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The Multi-Year Hiatus Is TV's New Normal. But Where Some Show Thrive, Others Dive.

Picking up where you left off pre-pandemic brings unique challenges.
  • Photos: Netflix, AMC, and FX.
    Photos: Netflix, AMC, and FX.

    After COVID-19 shut down TV production in the spring of 2020, the ripple effects were felt across the industry. Some shows — like GLOW, Stumptown, and On Becoming a God in Central Florida — were canceled outright, while other shows were able to weather the pause, ultimately returning to TV many months or even years after their most recent seasons.

    Such lengthy hiatuses were once a rarity on television, but over the years as the network TV model gave way to cable (and ultimately streaming), TV shows have increasingly stretched the boundaries of the between-seasons break. The Sopranos took two years off between its fifth and sixth seasons; Mad Men went nearly that long between its fourth and fifth seasons. And then there's the unusual case of Curb Your Enthusiasm, which keeps to no schedule other than Larry David's inspiration.

    2022 has seen an unprecedented number of high profile shows return after experiencing extended time between seasons, either due to creative decisions, the COVID pandemic, or some combination of the two. In some cases, absence only made the hearts of fans and critics grow fonder. In other cases, the extended hiatus just gave the culture more of a chance to move on.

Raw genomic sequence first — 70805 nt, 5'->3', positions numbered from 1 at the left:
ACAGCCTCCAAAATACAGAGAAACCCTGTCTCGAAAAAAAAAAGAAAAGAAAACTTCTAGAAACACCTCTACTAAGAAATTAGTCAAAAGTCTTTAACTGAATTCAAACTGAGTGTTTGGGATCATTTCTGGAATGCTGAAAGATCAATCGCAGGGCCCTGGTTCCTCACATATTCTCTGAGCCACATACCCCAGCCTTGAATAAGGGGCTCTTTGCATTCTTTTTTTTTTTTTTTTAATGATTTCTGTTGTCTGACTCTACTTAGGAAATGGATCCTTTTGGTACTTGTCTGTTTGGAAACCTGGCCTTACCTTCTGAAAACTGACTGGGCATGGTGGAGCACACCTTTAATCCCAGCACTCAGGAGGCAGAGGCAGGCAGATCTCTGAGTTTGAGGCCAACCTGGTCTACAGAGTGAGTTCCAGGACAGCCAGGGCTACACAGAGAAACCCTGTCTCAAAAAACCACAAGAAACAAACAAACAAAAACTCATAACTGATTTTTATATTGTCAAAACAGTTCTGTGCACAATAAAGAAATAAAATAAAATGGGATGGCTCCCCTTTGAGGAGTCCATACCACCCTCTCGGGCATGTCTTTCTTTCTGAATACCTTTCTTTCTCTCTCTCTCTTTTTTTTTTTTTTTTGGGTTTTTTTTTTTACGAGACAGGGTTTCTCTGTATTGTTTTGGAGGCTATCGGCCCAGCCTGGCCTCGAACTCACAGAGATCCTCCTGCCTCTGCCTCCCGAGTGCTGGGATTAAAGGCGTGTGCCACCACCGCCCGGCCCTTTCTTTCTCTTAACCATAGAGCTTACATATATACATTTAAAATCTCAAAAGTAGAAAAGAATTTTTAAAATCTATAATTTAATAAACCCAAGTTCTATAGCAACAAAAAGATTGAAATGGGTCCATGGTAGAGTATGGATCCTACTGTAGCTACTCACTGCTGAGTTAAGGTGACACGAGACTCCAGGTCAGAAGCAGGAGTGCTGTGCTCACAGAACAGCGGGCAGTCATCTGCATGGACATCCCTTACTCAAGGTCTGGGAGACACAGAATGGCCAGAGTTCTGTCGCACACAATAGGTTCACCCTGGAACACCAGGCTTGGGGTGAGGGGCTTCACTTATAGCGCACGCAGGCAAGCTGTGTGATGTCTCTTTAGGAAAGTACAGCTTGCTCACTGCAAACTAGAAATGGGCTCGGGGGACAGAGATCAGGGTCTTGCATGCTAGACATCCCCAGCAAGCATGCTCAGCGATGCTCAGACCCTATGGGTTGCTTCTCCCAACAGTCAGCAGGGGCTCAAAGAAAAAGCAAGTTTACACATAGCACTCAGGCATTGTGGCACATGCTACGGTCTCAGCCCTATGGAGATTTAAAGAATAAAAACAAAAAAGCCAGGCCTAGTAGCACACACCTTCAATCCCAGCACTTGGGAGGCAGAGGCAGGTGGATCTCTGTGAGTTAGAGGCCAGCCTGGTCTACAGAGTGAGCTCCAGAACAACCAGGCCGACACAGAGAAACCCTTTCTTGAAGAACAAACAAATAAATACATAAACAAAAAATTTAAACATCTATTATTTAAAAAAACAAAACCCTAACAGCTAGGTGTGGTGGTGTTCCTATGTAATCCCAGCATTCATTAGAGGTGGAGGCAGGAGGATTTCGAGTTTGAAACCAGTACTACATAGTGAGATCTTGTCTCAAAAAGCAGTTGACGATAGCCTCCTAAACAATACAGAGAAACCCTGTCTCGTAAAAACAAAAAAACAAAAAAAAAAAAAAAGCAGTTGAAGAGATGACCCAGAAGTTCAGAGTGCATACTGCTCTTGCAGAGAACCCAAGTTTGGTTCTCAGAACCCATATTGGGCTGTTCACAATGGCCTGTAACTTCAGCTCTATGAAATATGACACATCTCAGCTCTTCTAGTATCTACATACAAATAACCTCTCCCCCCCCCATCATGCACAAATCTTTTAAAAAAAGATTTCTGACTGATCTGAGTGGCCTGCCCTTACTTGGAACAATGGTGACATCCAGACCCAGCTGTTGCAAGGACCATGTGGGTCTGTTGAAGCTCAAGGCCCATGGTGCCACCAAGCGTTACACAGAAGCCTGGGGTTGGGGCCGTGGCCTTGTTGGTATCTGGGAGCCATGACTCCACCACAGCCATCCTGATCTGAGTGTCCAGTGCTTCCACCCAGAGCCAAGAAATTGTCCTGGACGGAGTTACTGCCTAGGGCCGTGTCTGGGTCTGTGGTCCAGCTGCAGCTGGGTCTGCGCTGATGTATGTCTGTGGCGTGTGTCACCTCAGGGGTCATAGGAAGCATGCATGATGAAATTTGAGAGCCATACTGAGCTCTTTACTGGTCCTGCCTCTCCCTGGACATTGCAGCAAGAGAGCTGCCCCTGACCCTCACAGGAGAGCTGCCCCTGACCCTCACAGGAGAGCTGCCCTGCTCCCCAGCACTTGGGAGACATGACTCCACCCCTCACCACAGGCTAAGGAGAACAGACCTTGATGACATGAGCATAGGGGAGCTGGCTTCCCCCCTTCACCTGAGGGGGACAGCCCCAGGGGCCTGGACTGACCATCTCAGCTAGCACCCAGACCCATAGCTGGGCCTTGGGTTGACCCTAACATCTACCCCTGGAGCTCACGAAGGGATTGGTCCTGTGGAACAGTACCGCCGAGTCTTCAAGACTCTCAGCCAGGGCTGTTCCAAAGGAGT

Length of hiatus: 3 years, 10 months, 14 days (May 10, 2018 — March 24, 2022)
    Atlanta was already on a path to an extended hiatus long before COVID. After the second season ended with Earn (Donald Glover) and Paper Boi (Brian Tyree Henry) en route to Europe, production schedules were forced to accommodate for the show's increasingly in-demand stars. Glover had commitments to his music career and was filming The Lion King; Henry was filming Godzilla v. Kong, and Zazie Beetz was going to film Deadpool 2.